There is no such thing as ‘hit-and-run’ car insurance, although there are coverage types that can help pay for expenses after a hit-and-run accident. That said, the best car insurance for you may be different from the best car insurance for somebody else. Most insurance experts recommend that you get quotes for the same coverage options from several different insurance companies to find the best company for you. Bankrate’s editorial team has done some research on dozens of car insurance companies, and our picks for the best car insurance may at least give you a good place to narrow your search.

Is a hit-and-run a felony in South Dakota?

That depends on the gravity of the accident. A simple fender-bender is a misdemeanor, but if there is a death or injury that results from the accident, it is considered a Class six felony, and you may face fines and prison time. If you have been involved in a hit-and-run, you may want to seek legal assistance.


Bankrate utilizes Quadrant Information Services to analyze 2021 rates for all ZIP codes and carriers in all 50 states and Washington, D.C. Quoted rates are based on a 40-year-old male and female driver with a clean driving record, good credit and the following full coverage limits:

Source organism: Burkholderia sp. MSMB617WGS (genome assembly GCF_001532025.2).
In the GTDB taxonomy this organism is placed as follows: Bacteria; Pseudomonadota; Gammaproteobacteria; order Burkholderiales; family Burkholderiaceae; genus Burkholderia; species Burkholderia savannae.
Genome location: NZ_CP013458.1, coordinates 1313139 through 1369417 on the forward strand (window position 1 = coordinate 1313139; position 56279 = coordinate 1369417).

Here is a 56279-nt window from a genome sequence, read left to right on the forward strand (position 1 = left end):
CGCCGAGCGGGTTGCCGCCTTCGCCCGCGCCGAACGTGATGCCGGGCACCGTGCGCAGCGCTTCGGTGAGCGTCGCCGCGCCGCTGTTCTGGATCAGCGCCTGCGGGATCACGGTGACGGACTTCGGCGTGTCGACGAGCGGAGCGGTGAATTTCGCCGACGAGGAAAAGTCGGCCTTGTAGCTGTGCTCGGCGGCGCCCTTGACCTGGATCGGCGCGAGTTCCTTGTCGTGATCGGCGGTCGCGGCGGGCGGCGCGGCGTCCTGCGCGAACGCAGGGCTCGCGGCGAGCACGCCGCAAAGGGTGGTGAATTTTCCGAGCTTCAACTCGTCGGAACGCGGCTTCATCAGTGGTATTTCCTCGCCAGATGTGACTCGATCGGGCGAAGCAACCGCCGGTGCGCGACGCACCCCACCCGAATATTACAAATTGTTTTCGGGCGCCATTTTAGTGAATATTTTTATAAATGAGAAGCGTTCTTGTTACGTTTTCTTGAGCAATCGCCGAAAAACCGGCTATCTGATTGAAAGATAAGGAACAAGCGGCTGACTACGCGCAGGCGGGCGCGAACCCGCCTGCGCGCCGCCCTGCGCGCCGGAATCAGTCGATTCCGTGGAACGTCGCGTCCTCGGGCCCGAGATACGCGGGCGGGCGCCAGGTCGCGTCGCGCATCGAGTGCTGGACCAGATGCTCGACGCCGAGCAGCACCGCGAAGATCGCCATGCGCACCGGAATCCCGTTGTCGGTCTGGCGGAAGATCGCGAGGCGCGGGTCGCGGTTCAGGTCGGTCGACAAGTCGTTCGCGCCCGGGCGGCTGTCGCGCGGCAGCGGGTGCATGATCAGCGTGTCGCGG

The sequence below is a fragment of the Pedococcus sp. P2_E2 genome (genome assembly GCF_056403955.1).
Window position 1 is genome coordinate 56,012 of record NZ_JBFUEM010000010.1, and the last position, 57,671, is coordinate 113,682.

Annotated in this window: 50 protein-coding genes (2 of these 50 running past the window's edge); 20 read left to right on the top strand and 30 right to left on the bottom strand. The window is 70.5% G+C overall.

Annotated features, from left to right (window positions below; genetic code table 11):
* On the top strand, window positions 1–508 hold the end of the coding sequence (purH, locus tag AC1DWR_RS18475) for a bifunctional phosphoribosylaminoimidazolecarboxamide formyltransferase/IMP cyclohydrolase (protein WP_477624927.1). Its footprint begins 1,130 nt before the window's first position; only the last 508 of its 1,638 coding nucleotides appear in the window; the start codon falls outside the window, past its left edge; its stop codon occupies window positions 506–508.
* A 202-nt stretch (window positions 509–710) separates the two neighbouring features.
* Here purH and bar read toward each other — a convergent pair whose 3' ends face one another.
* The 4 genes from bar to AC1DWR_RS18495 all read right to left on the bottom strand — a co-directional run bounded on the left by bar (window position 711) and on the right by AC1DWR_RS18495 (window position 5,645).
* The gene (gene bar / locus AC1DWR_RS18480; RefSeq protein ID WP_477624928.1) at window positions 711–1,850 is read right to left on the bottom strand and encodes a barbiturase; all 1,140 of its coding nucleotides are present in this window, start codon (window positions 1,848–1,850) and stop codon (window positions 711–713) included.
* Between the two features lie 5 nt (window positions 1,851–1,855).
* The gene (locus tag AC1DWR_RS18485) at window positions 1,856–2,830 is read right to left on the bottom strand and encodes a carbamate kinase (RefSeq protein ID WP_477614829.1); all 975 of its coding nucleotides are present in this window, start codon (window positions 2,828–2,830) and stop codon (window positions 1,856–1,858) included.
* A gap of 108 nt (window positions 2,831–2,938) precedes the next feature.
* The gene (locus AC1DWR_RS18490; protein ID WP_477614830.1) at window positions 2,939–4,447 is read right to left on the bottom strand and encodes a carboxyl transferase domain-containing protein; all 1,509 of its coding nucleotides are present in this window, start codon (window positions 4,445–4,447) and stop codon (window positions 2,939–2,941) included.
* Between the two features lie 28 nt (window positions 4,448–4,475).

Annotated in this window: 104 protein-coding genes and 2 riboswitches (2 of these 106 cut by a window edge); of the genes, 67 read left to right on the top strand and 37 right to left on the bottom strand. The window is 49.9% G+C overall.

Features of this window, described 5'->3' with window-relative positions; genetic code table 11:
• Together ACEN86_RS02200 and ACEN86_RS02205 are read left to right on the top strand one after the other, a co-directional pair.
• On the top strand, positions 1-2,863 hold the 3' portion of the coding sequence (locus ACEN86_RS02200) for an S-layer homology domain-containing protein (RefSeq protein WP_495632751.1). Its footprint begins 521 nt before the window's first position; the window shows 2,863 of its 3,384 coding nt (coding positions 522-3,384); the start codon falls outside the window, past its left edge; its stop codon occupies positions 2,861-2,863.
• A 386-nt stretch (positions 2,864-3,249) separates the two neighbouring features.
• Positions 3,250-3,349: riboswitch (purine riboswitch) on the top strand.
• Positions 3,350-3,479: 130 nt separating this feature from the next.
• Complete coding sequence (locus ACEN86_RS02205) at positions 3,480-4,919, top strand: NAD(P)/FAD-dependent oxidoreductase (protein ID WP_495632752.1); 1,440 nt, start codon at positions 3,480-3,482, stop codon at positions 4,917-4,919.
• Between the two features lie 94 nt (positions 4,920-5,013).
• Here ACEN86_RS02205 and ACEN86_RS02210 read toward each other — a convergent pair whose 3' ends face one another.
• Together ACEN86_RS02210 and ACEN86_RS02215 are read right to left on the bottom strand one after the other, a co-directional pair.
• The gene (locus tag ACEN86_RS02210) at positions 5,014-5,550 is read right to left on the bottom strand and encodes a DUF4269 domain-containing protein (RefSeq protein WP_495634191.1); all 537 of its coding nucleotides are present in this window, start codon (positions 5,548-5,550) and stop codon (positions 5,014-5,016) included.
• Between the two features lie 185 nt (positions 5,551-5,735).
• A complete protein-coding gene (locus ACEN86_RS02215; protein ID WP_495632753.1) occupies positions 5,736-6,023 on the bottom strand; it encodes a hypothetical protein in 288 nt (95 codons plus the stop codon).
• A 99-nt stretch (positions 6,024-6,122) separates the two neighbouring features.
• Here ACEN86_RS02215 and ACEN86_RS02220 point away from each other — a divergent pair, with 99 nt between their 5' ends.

• $100,000 bodily injury liability per person
  • $300,000 bodily injury liability per accident
  • $50,000 property damage liability per accident
  • $100,000 uninsured motorist bodily injury per person
  • $300,000 uninsured motorist bodily injury per accident
  • $500 collision deductible
  • $500 comprehensive deductible

To determine minimum coverage limits, Bankrate used minimum coverages that meet each state’s requirements. Our base profile drivers own a 2019 Toyota Camry, commute five days a week and drive 12,000 miles annually.

These are sample rates and should only be used for comparative purposes.

Incident: Rates were calculated by evaluating our base profile with the following incidents applied: clean record (base), at-fault accident, single speeding ticket, single DUI conviction and lapse in coverage.